By John Konrad (gCaptain) The International Convention on Standards of Training, Certification and Watchkeeping for Seafarers (STCW), revolutionized training in the maritime industry by giving mariners hands on and practical safety training. Now one organization is using that model to train boaters.
Despite heavy rain and unseasonably cold temperatures in the Bronx racing and recreational sailors packed shoulder to shoulder into SUNY Maritime College’s (Fort Schuyler) modern event space over-looking a wind-swept and foggy East River.
Sailors flew in from around the country to take part in a Hands-on Safety-at-Sea 2018 a seminar organized by the Storm Trysail Foundation, a day of training geared to teach boaters practical, STCW/SOLAS like skills. At the event boat owners and crew participated in four 90-minute hands-on “blocks” bracketed by talks about leadership and seamanship.
The four blocks included:
On-the-Water man overboard and storm sails training.
Survival Training in the swimming pool using inflatable PFDs and life rafts.
Firefighting, where fires were extinguished by the participants.
Emergency Signaling, where held flares and parachute flares were fired by every participant.
Damage Control both demonstrated and hands-on practice of key damage control skills.
“Merchant Marine officers have long known that hands on practice under pressure is the best training for emergencies at sea.” said Richard DuMoulin, chairman of yesterday’s event. “In the days of sailing ships it was no coincidence that merchant ship captains became the great explorers. Men like Nansen, Amundsen, Shackleton, Scott and Peary were first mariners then explorers.”
Richard DuMoulin is a recognized leader in the worlds of commercial shipping, maritime safety, and sailing. In sailing Richard has crewed five Americas Cup campaigns and shares the world sailing record from Hong Kong to New York with American Vendée Globe sailor Rich Wilson. In safety Dumoulin is recipient of the US Coast Guards highest civilian award, the Distinguished Service Ribbon. In commercial shipping he has been Chairman of the Seamens Church Institute and Intertanko.
According to DuMoulin letting students do practical SOLAS skills – like firing a flare or entering a liferaft with clothes and PFDs on – are critical for surviving emergencies at sea but those skills are not the core lessons his instructors are teaching.
“Far more important are basic leadership and seamanship skills” said DuMoulin. “In addition to core competency, men who have survived extreme conditions at sea, men like Ernest Shackleton, could visualize things ahead, remain flexible and inspire optimism in everyone.”
USCG Rescue Swimmer Safety Training Sailors
A USCG Rescue Swimmer training sailors in the use of liferafts yesterday at SUNY Maritime College in the Bronx. Photo by John Konrad
The most inspiring aspect of the event for gCaptain was the interaction between maritime industry veterans, USCG rescue teams and both professional and recreational sailors. “I was most eager to learn from the professional SUNY Maritime staff and the numerous Storm Trysail instructors with experience on ships” said participant Ian Rose, a sailor gearing up for a race to Bermuda. “The venue and involvement of guys who sail ships and tugboats at sea, is what convinced me to attend this seminar.”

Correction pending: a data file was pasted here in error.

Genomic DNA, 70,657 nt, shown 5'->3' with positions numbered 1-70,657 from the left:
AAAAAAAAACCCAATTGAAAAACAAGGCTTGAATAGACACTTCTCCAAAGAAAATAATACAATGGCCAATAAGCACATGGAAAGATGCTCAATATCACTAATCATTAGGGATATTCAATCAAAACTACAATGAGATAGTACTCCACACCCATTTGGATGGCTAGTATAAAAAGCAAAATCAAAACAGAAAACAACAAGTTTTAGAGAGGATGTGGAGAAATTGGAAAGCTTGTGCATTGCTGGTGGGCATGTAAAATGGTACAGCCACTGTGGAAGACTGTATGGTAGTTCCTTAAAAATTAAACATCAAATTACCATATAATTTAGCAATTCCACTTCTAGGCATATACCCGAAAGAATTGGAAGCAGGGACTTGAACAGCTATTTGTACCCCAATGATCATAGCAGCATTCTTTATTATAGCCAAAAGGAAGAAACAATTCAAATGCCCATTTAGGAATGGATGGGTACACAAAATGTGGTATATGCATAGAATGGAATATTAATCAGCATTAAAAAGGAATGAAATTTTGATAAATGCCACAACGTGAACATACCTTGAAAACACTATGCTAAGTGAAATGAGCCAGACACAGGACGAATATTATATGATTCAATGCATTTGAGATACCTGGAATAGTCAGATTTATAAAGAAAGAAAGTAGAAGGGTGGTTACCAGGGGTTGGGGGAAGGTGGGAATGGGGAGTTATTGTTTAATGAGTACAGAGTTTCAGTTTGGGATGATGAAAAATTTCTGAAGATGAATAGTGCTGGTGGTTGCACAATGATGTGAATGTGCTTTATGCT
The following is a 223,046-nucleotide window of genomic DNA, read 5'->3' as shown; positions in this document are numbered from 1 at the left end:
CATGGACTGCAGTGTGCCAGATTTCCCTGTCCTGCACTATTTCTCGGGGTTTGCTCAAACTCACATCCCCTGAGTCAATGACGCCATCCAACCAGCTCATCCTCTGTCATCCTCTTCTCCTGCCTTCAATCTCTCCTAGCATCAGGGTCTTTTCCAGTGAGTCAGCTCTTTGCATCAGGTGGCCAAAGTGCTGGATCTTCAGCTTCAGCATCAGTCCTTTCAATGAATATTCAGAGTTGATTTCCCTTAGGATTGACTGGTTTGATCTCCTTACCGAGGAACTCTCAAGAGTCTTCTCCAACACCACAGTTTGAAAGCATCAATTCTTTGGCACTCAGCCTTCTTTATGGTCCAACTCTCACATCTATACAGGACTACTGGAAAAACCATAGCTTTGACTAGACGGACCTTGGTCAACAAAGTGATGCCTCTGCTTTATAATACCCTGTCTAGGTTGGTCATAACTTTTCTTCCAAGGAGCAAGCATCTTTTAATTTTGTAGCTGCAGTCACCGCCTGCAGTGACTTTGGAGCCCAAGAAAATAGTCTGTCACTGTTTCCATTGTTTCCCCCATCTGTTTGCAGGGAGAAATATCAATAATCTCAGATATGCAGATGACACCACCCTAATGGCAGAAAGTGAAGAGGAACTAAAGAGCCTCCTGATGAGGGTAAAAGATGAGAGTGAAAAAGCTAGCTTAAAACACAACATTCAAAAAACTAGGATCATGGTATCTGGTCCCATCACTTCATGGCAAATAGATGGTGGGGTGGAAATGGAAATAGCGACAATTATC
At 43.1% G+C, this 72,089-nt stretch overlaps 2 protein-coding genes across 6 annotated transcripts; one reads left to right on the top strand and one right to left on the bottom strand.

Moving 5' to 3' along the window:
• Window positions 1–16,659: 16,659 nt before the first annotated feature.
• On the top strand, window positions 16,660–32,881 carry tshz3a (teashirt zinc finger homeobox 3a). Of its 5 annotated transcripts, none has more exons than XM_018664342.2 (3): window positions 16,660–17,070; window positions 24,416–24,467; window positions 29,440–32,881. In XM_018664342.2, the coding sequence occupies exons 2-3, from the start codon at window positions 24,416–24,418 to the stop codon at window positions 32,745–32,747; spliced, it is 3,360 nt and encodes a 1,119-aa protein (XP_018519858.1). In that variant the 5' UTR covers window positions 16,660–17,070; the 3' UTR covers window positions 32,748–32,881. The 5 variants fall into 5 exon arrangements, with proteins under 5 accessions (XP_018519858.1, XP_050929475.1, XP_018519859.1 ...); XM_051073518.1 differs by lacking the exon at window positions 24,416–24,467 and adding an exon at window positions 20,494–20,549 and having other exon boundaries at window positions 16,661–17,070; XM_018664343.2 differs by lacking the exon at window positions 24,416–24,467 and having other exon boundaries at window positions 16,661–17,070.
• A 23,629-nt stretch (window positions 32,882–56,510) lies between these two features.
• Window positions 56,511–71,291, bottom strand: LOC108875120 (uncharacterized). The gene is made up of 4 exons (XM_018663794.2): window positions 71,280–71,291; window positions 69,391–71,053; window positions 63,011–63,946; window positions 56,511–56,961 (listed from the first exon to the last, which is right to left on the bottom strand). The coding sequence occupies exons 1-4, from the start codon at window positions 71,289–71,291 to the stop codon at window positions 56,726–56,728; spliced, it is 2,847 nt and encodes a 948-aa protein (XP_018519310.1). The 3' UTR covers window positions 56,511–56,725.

“We are learning from real ship captains, mates and veteran racing sailors” said another participant. “This combination adds a high level of professionalism and realism to the training.”
“SUNY Maritime has always used sailboats and dingy’s to train future ship captains.” said Joe Sullivan, Assistant Waterfront Director at SUNY Maritime. “Now we get to give back by helping Storm Trysail train sailors.”
Many participants and instructors where excited to see gCaptain staff at the event and most where quick to discuss the value of these two communities, sailing and commercial shipping, working together in the future.
“The safety at sea seminars contain a lot of detail and useful information.” said bestselling author, America Cup Champion and SUNY Maritime College Alumnus Gary Jobson in the introductory video posted below. “The value in this safety at sea seminar is not limited to racing or offshore sailing. The course content is invaluable for anyone heading to sea.”
Safety At Sea Training For Kids
Kids Safety At Sea Sailboat Training – Storm Trysail
Jack Konrad, son of the article author, participating in the liferaft training at yesterday’s event. Photo by John Konrad.
In addition to offering training for adults at SUNY Maritime College, the Storm Trysail foundation also sponsors events for Women sailors and travels around the united states offering this type of practical leadership and seamanship training to kids.
Storm Trysail hosted its first Junior Safety-at-Sea Seminar in 1997 at Larchmont Yacht Club. “Storm Trysail’s highest priority is to introduce junior sailors to big boats in a fun and safe manner,” said Richard du Moulin. “As much as they need to understand the basics of sailboat racing in order to be successful, junior sailors also must know safety at sea to be responsible sailors.”
This practical safety and leadership training has improved over the past twenty years and has already resulted in one remarkable success… A documented life saved of a junior girl who fell overboard during a sailboat race on Long Island Sound.
“That was so much fun!” said Jack Konrad, my 12 year old son who got to extinguish a fire, shoot a flare and jump into a liferaft with an active duty Coast Guard Rescue Swimmer. “I want to do more classes like this.”